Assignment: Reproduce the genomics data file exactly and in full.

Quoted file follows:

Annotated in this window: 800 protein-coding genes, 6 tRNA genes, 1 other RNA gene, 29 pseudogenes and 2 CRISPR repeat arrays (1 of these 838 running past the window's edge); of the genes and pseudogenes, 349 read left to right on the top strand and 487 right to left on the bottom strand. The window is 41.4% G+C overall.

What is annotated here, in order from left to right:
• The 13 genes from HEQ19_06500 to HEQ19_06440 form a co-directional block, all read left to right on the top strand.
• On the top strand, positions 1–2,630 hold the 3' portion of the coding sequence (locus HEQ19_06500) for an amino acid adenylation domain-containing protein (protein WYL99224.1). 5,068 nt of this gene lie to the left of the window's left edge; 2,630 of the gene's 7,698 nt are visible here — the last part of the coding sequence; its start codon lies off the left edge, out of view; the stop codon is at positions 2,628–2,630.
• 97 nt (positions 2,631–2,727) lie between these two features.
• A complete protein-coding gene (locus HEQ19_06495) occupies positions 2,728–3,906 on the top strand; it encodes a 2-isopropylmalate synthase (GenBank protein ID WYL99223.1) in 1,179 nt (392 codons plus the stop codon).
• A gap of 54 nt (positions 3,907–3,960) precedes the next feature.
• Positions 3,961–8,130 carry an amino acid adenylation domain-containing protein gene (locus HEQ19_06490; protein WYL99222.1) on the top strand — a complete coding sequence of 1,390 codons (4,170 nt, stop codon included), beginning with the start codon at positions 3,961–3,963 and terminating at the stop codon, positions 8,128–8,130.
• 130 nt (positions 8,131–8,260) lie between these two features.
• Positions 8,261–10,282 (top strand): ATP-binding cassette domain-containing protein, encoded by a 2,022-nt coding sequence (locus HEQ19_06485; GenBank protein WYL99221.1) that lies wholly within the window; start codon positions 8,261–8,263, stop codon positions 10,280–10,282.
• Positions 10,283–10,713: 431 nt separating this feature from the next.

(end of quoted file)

Annotated in this window: 800 protein-coding genes, 6 tRNA genes, 1 other RNA gene, 29 pseudogenes and 2 CRISPR repeat arrays (1 of these 838 running past the window's edge); of the genes and pseudogenes, 349 read left to right on the top strand and 487 right to left on the bottom strand. The window is 41.4% G+C overall.

What is annotated here, in order from left to right:
• The 13 genes from HEQ19_06500 to HEQ19_06440 form a co-directional block, all read left to right on the top strand.
• On the top strand, positions 1–2,630 hold the 3' portion of the coding sequence (locus HEQ19_06500) for an amino acid adenylation domain-containing protein (protein WYL99224.1). 5,068 nt of this gene lie to the left of the window's left edge; 2,630 of the gene's 7,698 nt are visible here — the last part of the coding sequence; its start codon lies off the left edge, out of view; the stop codon is at positions 2,628–2,630.
• 97 nt (positions 2,631–2,727) lie between these two features.
• A complete protein-coding gene (locus HEQ19_06495) occupies positions 2,728–3,906 on the top strand; it encodes a 2-isopropylmalate synthase (GenBank protein ID WYL99223.1) in 1,179 nt (392 codons plus the stop codon).
• A gap of 54 nt (positions 3,907–3,960) precedes the next feature.
• Positions 3,961–8,130 carry an amino acid adenylation domain-containing protein gene (locus HEQ19_06490; protein WYL99222.1) on the top strand — a complete coding sequence of 1,390 codons (4,170 nt, stop codon included), beginning with the start codon at positions 3,961–3,963 and terminating at the stop codon, positions 8,128–8,130.
• 130 nt (positions 8,131–8,260) lie between these two features.
• Positions 8,261–10,282 (top strand): ATP-binding cassette domain-containing protein, encoded by a 2,022-nt coding sequence (locus HEQ19_06485; GenBank protein WYL99221.1) that lies wholly within the window; start codon positions 8,261–8,263, stop codon positions 10,280–10,282.
• Positions 10,283–10,713: 431 nt separating this feature from the next.